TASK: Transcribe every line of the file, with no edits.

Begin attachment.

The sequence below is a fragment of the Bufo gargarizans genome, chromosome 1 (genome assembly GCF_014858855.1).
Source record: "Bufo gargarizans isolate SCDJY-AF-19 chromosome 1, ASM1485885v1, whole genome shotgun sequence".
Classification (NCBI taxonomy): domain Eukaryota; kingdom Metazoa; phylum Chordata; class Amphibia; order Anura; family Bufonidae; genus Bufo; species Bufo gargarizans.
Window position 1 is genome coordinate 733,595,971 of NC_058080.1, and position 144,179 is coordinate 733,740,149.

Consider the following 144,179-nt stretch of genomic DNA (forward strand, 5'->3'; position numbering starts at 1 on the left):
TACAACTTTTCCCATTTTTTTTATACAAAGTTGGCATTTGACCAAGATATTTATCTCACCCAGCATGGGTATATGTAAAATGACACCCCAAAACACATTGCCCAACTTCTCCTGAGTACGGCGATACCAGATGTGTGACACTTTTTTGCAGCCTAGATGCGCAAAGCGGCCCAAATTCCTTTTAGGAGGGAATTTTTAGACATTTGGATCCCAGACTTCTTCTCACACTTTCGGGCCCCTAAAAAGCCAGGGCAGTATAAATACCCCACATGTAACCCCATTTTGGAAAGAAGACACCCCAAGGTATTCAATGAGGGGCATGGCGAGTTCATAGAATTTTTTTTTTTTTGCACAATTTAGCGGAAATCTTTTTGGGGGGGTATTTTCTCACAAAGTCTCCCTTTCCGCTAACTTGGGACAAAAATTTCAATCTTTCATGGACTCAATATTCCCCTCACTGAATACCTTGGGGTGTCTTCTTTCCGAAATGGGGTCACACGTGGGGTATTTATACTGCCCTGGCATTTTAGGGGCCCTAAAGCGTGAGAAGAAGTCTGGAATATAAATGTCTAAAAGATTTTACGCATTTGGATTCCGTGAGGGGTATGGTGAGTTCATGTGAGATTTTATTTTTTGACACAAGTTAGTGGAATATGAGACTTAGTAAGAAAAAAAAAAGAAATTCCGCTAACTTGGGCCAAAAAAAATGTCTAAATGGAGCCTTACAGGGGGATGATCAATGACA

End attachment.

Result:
The sequence below is a fragment of the Bufo gargarizans genome, chromosome 1 (genome assembly GCF_014858855.1).
Source record: "Bufo gargarizans isolate SCDJY-AF-19 chromosome 1, ASM1485885v1, whole genome shotgun sequence".
Classification (NCBI taxonomy): domain Eukaryota; kingdom Metazoa; phylum Chordata; class Amphibia; order Anura; family Bufonidae; genus Bufo; species Bufo gargarizans.
Window position 1 is genome coordinate 733,595,971 of NC_058080.1, and position 144,179 is coordinate 733,740,149.

Consider the following 144,179-nt stretch of genomic DNA (forward strand, 5'->3'; position numbering starts at 1 on the left):
TACAACTTTTCCCATTTTTTTTATACAAAGTTGGCATTTGACCAAGATATTTATCTCACCCAGCATGGGTATATGTAAAATGACACCCCAAAACACATTGCCCAACTTCTCCTGAGTACGGCGATACCAGATGTGTGACACTTTTTTGCAGCCTAGATGCGCAAAGCGGCCCAAATTCCTTTTAGGAGGGAATTTTTAGACATTTGGATCCCAGACTTCTTCTCACACTTTCGGGCCCCTAAAAAGCCAGGGCAGTATAAATACCCCACATGTAACCCCATTTTGGAAAGAAGACACCCCAAGGTATTCAATGAGGGGCATGGCGAGTTCATAGAATTTTTTTTTTTTTGCACAATTTAGCGGAAATCTTTTTGGGGGGGTATTTTCTCACAAAGTCTCCCTTTCCGCTAACTTGGGACAAAAATTTCAATCTTTCATGGACTCAATATTCCCCTCACTGAATACCTTGGGGTGTCTTCTTTCCGAAATGGGGTCACACGTGGGGTATTTATACTGCCCTGGCATTTTAGGGGCCCTAAAGCGTGAGAAGAAGTCTGGAATATAAATGTCTAAAAGATTTTACGCATTTGGATTCCGTGAGGGGTATGGTGAGTTCATGTGAGATTTTATTTTTTGACACAAGTTAGTGGAATATGAGACTTAGTAAGAAAAAAAAAAGAAATTCCGCTAACTTGGGCCAAAAAAAATGTCTAAATGGAGCCTTACAGGGGGATGATCAATGACA